I just wrote a thank you post last week enumerating among other things the blessings we received this year including good health. But a few days after I wrote my thank you note, I accompany my husband to the hospital after he complained of heaviness in the chest and uneasiness due to high blood pressure.
At the hospital, staff from the emergency room took his BP and ECG (electrocardiogram) test to determine if there is irregularity in his breathing or if he has a heart condition. It took only five minutes or less for the ECG to complete. It was fast. But waiting for the result took us almost an hour.
It was chilly in the ER and I couldn’t stand it. I dash to the nearest comfort room located on the same floor to relieve myself. After urinating I readily wash my hands with liquid soap and water. But they don’t have paper towels or hand dryers to dry off hands. I wish they have one installed in every CR. It’s a good thing I have ample tissue paper with me.
When I returned hubby is still seated in the same place I left him. He was waiting for me to share the good news that his ECG test is okay. Hubby returned to the hospital the following day for a complete blood work up (that include CBC, RBC, cholesterol, etc.) and then ultrasound for his kidneys and gall bladder as per instruction of our doctor. Both tests showed normal results. Hubby is set to see our doctor for his next checkup this week.
Children are exposed to germs that cause a number of illnesses when they are in crowded areas like school where they’d be sharing or holding the same infected things and surfaces.
It’s also inevitable when a student would accidentally sneeze right after your kid. We can’t always shield our children from the possible sources of infection. But we can always do something about it. We can tell them to observe simple rules of cleanliness.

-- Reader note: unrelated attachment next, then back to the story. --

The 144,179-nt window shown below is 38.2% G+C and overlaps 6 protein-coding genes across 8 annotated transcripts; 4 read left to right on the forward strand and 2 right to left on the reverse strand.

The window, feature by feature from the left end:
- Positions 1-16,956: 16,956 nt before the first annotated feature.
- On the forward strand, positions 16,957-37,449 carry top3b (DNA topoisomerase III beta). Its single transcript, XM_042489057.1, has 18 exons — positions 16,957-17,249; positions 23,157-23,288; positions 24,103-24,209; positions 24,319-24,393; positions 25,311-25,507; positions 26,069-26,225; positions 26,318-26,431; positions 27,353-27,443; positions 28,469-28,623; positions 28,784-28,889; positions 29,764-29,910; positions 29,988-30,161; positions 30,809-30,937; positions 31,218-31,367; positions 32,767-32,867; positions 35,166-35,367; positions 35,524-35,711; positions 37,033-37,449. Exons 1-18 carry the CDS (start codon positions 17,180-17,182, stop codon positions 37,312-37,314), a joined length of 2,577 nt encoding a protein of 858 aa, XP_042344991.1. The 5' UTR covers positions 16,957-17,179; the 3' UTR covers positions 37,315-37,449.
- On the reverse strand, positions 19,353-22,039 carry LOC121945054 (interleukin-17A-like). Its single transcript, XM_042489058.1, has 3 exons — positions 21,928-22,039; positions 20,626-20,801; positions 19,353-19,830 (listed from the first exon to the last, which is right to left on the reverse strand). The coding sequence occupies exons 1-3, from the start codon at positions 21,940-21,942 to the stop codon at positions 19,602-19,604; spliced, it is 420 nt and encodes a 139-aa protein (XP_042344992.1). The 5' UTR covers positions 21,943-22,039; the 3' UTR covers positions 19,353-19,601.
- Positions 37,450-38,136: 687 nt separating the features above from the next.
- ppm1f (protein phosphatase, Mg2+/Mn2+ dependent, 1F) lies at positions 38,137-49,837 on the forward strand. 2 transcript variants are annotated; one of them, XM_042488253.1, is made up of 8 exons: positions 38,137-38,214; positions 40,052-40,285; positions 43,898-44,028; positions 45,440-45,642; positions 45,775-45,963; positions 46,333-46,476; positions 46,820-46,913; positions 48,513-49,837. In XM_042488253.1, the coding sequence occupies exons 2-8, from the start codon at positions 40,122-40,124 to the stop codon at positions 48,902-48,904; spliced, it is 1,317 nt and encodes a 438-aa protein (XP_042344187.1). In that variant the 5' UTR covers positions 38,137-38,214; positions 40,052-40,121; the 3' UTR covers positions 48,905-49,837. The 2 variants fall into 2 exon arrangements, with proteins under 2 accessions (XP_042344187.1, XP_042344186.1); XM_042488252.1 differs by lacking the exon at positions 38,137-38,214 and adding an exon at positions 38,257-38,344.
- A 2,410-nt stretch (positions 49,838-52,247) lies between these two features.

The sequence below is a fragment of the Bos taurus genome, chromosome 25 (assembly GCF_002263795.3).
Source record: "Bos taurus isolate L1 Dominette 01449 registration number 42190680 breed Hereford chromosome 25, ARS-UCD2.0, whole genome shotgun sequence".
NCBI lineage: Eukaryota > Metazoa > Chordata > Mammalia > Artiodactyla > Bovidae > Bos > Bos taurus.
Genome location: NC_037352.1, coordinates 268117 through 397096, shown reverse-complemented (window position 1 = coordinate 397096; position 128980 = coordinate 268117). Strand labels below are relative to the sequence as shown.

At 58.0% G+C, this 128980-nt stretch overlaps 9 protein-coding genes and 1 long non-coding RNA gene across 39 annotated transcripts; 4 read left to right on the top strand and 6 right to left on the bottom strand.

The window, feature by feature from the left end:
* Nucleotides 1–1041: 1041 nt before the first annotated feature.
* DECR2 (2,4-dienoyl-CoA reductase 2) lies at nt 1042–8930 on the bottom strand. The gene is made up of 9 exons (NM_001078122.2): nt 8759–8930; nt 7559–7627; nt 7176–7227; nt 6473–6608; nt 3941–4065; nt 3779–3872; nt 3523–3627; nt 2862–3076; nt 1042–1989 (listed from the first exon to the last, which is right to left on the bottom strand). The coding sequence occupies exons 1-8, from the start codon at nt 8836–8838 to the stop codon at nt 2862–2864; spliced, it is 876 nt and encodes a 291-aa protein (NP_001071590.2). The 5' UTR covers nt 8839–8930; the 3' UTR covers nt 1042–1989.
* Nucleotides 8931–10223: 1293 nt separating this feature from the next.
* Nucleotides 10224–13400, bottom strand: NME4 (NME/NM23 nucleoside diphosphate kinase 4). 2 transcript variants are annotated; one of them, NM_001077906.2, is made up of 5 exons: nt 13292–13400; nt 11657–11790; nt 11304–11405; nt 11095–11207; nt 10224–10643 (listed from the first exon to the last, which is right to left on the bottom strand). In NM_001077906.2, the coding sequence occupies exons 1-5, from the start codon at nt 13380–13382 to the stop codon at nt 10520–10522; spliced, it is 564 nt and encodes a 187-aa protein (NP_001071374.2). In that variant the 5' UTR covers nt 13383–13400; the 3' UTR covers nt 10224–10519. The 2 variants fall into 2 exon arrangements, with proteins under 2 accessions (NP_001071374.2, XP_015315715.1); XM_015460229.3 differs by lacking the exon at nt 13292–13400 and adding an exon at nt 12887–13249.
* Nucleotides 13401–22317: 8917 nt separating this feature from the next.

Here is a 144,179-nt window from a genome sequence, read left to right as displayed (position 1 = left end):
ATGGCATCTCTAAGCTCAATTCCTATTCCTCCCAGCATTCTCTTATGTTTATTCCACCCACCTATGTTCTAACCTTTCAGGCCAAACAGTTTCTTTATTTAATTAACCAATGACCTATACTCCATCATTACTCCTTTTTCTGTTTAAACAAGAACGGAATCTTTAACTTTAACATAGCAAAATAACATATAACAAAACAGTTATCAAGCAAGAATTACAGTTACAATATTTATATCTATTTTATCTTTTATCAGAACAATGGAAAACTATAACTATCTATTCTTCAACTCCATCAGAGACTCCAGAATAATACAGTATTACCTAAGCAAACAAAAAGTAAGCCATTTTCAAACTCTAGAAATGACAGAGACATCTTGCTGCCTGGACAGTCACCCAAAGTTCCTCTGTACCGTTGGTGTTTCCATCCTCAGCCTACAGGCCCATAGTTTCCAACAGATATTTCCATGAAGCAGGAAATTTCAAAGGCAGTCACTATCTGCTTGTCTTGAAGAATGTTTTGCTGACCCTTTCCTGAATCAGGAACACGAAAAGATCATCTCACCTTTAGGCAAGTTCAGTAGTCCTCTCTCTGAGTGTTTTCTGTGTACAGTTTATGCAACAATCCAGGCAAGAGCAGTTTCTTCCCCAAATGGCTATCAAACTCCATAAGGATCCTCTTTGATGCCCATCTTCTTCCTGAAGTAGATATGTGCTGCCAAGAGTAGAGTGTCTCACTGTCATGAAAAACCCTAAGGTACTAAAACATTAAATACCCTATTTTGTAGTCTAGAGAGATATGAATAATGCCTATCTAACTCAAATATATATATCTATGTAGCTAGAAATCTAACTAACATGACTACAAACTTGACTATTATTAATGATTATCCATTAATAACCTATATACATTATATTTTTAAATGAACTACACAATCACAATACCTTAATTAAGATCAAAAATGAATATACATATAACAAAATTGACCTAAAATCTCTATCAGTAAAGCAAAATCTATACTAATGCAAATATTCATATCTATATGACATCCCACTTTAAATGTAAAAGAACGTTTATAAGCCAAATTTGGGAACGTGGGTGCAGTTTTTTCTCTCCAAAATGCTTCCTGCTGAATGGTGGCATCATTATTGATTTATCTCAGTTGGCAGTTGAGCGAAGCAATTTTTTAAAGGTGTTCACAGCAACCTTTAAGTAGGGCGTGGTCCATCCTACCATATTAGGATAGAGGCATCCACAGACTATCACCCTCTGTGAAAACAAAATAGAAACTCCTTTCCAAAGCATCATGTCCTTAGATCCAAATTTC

Like my kids, I let them bring a small container of alcohol or a hand sanitizer just in case there is no water in school to wash their hands before and after snack and lunch time. Aside from their hankies, I also put some tissue papers inside their bags.
But as much as possible I encourage them to wash their hands before and after they eat their lunch in school. Simple hand-washing can prevent potentially fatal infections from spreading from one infected person to another. Even when preparing food at home be sure that your hands are properly cleansed.
The proper steps to wash your hands:
- Wet your hands with clean running water and apply soap. Use warm water if it is available.
- Rub hands together to make a lather and scrub all surfaces.
- Continue rubbing hands for 15-20 seconds. Need a timer? Imagine singing “Happy Birthday” twice through to a friend.
- Rinse hands well under running water. (Remember the birthday song?)
- Dry your hands using a paper towel or hand dryers. If possible, use your paper towel to turn off the faucet.
- Always use soap and water if your hands are visibly dirty.